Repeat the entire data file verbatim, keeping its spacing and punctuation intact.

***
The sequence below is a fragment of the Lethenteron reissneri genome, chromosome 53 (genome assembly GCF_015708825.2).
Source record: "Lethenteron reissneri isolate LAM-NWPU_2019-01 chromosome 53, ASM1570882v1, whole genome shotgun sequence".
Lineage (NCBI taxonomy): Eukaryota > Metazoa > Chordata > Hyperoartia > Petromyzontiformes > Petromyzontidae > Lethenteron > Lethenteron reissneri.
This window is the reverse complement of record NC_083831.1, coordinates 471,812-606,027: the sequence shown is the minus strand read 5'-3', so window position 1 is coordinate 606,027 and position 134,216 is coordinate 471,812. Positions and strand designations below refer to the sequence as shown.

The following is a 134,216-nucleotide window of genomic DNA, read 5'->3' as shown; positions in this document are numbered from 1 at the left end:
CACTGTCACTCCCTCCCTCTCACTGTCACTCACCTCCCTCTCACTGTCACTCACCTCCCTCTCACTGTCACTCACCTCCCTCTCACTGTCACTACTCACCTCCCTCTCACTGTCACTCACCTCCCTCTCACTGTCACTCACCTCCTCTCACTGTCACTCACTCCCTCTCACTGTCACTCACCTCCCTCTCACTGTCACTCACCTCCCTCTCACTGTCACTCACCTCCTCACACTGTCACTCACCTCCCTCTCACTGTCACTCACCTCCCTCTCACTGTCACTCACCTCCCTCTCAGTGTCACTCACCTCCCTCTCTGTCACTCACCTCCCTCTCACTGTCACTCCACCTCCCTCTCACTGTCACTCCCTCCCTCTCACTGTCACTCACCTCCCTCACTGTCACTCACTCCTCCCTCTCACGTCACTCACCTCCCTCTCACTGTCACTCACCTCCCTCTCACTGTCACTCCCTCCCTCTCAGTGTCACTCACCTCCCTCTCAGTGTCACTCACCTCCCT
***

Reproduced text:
The sequence below is a fragment of the Lethenteron reissneri genome, chromosome 53 (genome assembly GCF_015708825.2).
Source record: "Lethenteron reissneri isolate LAM-NWPU_2019-01 chromosome 53, ASM1570882v1, whole genome shotgun sequence".
Lineage (NCBI taxonomy): Eukaryota > Metazoa > Chordata > Hyperoartia > Petromyzontiformes > Petromyzontidae > Lethenteron > Lethenteron reissneri.
This window is the reverse complement of record NC_083831.1, coordinates 471,812-606,027: the sequence shown is the minus strand read 5'-3', so window position 1 is coordinate 606,027 and position 134,216 is coordinate 471,812. Positions and strand designations below refer to the sequence as shown.

The following is a 134,216-nucleotide window of genomic DNA, read 5'->3' as shown; positions in this document are numbered from 1 at the left end:
CACTGTCACTCCCTCCCTCTCACTGTCACTCACCTCCCTCTCACTGTCACTCACCTCCCTCTCACTGTCACTCACCTCCCTCTCACTGTCACTACTCACCTCCCTCTCACTGTCACTCACCTCCCTCTCACTGTCACTCACCTCCTCTCACTGTCACTCACTCCCTCTCACTGTCACTCACCTCCCTCTCACTGTCACTCACCTCCCTCTCACTGTCACTCACCTCCTCACACTGTCACTCACCTCCCTCTCACTGTCACTCACCTCCCTCTCACTGTCACTCACCTCCCTCTCAGTGTCACTCACCTCCCTCTCTGTCACTCACCTCCCTCTCACTGTCACTCCACCTCCCTCTCACTGTCACTCCCTCCCTCTCACTGTCACTCACCTCCCTCACTGTCACTCACTCCTCCCTCTCACGTCACTCACCTCCCTCTCACTGTCACTCACCTCCCTCTCACTGTCACTCCCTCCCTCTCAGTGTCACTCACCTCCCTCTCAGTGTCACTCACCTCCCT